How Long Do Ladybugs Live?

There’s a popular myth about ladybugs. This myth says that you can tell how long an adult ladybug will live by just observing its spots. Well, that’s not true at all. The only thing you tell about a ladybug by observing its spots is the species (or type) of ladybug it is.
 
You don’t need spots to know how long a ladybug will live, though. We’re here to provide you with information about the lifespan of this bug. First, we’ll show you how it evolves from egg to adult and some factors that may shorten its lifespan.
 
But before we let you in on how long ladybugs can live, we’d like to share a few ladybug facts that we think you should know.
 
Here we go!

Ladybug Facts

  1. Ladybugs are insects. They’re part of the Coccinellidae family of small beetles and come in more than 5000 different species.
  2. Also known as ladybirds in the UK, these cute critters were named after none other than the Virgin Mary. The seven spots found on the most prevalent species of ladybugs in Europe were a reminder of the seven sorrows she had to endure. These insects have had many other interesting names in the past, including “lady cow”!
  3. Ladybugs can range from 0.03 to 0.71 in. (0.8 to 18 mm) in length, depending on the sex and species.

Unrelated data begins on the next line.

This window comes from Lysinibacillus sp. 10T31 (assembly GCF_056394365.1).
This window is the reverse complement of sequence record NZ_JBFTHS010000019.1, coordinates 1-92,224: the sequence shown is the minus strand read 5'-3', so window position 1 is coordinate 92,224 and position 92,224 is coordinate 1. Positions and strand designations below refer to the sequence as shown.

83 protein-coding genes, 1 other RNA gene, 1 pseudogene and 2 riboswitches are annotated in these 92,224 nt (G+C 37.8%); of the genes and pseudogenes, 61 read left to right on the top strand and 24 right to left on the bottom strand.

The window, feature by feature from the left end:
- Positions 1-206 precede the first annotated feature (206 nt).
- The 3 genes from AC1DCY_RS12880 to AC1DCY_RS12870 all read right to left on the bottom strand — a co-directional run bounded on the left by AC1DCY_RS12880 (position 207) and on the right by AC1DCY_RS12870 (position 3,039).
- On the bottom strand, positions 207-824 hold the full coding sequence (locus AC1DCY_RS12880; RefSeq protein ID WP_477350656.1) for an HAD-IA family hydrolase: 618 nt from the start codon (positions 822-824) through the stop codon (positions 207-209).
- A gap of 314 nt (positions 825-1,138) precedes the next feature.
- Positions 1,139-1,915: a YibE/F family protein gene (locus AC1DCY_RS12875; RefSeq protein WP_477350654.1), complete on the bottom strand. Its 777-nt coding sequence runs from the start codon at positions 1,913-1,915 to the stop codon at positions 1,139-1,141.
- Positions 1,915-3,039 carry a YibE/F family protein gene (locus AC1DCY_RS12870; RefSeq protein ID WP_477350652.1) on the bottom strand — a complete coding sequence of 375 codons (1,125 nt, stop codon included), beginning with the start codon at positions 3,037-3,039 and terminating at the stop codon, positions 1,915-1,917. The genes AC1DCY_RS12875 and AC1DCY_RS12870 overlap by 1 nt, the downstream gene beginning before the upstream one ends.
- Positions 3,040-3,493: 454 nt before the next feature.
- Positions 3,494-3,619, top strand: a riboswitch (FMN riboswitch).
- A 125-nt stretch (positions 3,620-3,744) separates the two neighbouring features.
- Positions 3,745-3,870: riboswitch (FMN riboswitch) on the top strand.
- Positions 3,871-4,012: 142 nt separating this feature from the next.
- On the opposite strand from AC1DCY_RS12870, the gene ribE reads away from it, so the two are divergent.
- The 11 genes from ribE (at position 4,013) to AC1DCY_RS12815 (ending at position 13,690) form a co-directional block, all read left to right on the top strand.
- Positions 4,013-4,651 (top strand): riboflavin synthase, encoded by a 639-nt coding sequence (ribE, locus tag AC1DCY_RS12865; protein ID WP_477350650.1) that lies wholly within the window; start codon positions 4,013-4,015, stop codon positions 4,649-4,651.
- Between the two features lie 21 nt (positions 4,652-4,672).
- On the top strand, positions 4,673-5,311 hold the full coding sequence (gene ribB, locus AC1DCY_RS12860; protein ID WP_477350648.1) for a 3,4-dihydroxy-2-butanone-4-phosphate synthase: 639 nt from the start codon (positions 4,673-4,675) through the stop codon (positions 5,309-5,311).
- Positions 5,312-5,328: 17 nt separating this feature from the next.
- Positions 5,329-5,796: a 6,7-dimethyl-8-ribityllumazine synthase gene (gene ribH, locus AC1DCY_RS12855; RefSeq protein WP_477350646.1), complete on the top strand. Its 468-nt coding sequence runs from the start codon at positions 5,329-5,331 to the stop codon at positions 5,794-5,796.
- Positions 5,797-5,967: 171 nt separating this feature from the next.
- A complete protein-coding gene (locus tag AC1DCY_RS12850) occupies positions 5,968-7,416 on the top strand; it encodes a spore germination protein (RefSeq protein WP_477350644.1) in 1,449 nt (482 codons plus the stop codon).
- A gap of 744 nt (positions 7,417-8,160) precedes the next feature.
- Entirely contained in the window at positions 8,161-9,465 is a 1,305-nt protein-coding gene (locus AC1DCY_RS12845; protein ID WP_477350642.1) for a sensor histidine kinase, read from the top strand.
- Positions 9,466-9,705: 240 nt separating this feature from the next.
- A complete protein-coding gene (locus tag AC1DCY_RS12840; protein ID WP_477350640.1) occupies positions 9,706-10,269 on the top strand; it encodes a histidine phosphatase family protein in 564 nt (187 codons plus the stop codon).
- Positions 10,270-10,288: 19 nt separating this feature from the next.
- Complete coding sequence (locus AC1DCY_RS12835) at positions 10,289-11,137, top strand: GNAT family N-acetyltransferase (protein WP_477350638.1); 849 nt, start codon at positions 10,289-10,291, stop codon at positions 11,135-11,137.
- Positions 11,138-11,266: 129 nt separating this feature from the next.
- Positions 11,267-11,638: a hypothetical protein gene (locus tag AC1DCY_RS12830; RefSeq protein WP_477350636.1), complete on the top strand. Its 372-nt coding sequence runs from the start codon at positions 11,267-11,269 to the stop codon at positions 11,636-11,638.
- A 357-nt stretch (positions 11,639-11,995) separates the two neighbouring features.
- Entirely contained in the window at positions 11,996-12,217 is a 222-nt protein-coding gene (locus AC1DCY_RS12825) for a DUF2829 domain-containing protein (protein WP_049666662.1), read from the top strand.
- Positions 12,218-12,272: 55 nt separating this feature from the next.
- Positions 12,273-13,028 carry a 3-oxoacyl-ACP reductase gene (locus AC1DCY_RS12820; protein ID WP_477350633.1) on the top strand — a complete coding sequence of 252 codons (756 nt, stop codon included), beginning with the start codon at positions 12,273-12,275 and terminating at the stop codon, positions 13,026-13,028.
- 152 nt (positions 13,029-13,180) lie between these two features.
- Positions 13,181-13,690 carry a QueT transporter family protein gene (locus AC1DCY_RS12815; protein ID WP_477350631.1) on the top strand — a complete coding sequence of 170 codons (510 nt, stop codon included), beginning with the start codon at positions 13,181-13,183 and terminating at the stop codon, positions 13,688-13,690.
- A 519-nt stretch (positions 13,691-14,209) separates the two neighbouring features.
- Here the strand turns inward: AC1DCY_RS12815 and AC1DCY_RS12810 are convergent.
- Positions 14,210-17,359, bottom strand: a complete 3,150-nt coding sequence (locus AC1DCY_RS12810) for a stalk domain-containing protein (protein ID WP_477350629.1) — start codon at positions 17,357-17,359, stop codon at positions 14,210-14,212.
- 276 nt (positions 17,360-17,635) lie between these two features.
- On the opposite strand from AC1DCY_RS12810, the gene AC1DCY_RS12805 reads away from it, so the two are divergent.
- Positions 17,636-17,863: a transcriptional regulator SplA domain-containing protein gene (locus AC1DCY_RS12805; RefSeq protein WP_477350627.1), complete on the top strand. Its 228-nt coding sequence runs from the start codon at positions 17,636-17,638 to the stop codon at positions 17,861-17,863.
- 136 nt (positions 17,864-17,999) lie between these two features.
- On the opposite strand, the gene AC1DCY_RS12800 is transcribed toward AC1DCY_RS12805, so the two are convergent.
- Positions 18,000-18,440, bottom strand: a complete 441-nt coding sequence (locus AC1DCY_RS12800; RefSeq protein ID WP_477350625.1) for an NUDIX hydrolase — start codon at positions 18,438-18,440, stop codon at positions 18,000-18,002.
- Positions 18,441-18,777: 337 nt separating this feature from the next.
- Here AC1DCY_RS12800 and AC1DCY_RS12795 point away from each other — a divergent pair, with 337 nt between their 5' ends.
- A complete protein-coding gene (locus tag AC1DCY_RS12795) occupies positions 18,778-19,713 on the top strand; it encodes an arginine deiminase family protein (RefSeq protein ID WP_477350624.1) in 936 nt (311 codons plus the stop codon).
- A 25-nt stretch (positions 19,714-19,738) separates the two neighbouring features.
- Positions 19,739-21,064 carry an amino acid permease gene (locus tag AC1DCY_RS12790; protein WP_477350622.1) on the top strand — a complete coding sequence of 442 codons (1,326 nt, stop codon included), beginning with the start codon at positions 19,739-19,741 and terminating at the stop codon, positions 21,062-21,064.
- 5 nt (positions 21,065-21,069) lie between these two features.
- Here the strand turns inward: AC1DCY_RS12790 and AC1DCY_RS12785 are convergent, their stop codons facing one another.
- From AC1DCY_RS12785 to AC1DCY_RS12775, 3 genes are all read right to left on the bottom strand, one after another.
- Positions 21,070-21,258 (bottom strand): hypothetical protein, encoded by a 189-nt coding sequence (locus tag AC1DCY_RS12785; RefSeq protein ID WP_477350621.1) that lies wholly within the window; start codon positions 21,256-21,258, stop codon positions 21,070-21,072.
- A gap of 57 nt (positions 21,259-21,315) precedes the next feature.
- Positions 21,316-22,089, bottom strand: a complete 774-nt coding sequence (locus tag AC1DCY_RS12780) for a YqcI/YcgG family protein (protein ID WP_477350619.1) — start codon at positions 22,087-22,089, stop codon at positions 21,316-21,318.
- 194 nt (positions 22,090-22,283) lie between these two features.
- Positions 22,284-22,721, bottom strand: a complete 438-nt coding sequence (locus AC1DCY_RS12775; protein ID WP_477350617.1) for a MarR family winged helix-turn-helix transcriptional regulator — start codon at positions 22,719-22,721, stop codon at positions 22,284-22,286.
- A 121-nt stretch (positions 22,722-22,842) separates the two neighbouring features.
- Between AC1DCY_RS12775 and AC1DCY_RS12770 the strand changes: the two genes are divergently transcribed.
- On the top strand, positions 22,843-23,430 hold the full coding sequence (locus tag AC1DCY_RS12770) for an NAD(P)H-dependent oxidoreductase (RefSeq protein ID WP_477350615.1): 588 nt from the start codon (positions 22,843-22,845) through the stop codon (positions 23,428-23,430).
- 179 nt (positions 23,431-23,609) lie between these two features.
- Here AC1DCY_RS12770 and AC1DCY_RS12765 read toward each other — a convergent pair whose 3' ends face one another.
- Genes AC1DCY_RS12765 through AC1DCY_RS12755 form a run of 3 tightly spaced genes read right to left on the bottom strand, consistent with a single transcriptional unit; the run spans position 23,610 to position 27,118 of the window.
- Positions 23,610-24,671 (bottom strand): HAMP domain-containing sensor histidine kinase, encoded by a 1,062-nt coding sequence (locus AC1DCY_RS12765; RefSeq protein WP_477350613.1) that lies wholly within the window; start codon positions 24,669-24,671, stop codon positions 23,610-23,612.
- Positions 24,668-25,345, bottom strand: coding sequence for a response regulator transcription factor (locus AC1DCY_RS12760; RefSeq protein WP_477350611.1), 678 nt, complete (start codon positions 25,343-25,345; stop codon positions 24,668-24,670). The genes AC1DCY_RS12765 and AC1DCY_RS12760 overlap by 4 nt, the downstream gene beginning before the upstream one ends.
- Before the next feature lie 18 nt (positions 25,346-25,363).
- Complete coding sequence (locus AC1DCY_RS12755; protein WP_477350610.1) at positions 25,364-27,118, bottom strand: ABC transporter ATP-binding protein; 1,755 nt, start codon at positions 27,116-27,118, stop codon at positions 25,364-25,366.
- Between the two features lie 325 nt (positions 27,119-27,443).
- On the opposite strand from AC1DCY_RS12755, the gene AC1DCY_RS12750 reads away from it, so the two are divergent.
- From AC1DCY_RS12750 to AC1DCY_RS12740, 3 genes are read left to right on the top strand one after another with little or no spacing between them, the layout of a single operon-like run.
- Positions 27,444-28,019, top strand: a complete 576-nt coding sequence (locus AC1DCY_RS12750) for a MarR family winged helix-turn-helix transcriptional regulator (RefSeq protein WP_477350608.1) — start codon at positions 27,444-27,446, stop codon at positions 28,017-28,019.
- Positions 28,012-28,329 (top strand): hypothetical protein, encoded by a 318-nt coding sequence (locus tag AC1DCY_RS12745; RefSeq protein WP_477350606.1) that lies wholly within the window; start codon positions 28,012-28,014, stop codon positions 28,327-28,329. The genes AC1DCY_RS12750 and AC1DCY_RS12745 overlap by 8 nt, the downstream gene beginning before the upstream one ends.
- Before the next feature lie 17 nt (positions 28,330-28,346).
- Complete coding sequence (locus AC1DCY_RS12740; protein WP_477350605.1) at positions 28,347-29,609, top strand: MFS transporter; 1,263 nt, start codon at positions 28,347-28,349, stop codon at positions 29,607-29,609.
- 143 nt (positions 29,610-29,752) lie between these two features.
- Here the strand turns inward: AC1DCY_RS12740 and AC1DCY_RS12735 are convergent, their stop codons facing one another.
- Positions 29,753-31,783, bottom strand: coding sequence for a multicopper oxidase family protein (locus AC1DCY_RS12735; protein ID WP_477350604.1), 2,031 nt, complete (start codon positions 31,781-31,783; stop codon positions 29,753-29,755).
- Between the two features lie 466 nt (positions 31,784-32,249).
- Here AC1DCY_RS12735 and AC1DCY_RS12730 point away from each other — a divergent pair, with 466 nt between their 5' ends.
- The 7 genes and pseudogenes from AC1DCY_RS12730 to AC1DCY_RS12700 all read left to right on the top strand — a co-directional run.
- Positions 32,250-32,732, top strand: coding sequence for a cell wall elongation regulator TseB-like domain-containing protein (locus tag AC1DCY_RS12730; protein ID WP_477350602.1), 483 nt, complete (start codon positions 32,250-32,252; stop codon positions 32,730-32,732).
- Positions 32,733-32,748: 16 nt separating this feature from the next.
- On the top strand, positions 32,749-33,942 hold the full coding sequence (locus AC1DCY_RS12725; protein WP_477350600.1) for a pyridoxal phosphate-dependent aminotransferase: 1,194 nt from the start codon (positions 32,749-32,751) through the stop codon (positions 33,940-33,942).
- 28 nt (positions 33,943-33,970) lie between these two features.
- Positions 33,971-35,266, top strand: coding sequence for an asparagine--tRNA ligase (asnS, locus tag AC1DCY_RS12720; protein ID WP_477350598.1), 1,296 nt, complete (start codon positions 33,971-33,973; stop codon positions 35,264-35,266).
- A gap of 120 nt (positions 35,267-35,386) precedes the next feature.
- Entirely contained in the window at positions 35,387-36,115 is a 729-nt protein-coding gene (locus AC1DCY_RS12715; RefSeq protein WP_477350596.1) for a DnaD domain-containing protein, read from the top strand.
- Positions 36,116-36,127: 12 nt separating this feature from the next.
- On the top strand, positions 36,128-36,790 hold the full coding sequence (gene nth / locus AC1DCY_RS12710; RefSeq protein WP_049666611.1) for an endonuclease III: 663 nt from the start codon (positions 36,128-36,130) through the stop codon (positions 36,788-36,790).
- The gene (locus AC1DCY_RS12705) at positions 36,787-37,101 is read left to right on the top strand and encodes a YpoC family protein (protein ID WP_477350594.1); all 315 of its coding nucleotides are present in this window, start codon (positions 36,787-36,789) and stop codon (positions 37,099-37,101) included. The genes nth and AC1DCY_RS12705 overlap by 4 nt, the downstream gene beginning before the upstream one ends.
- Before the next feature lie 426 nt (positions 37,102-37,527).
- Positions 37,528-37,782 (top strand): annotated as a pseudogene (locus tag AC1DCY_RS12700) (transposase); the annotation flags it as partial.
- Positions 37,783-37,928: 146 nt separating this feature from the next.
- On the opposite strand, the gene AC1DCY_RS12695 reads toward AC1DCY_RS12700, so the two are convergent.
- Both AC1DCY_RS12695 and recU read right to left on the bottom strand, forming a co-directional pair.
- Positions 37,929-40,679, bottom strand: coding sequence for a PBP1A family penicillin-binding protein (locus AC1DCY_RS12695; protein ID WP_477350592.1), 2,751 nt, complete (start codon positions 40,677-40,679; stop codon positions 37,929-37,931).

4. There are more red ladybugs than other types, but yellow and orange ladybugs are also common.
  5. The ladybug’s black spots are a defining feature of this genus of insects. The same goes for their black antennae, heads, and legs. Most ladybugs also have white spots on their heads (the twice-stabbed ladybug is an exception to this).
  6. Ladybugs are considered aggressive feeders.
  7. They may be called ladybugs, but not all ladybugs are female. Some are male. It can be difficult to tell them apart without a magnifying glass or a keen eye. In any case, the males are usually smaller in size.
  8. Ladybugs can only successfully reproduce with the same species. The reproductive organs of male ladybugs will only fit into the female part of ladybugs of the same species. This is known as “lock and key.”

Now that we’ve finished with our ladybug trivia, let’s take a closer look at the question that brought us here.

If you want to know how long a ladybug can live, we should start with the ladybug’s lifecycle…

The Lifecycle of a Ladybug

Female ladybugs can produce over a thousand eggs in their lifetime. Like butterflies, every adult ladybug goes through a transformation process known as metamorphosis. The lifecycle goes from egg to larva to pupa before finally becoming an adult ladybug.

The females lay their eggs on the bottom side of leaves, in clusters of 5 to 50 at a time. They normally lay their eggs near aphids so that the larvae can have adequate food after hatching. While laying their eggs, the females lay both infertile and fertile ones. These infertile eggs can serve as food for the newborn larvae. More often than not, food scarcity determines the ratio of fertile eggs to infertile eggs.

These eggs usually hatch after about 3 to 5 days. The newly-hatched larvae will feed on aphids and other soft-bodied plant pests for about 2 to 3 weeks. The larvae shed their skin many times before getting to the final larva size. Then they begin to form their pupae. The pupal stage lasts for about 7 to 15 days before the next stage begins.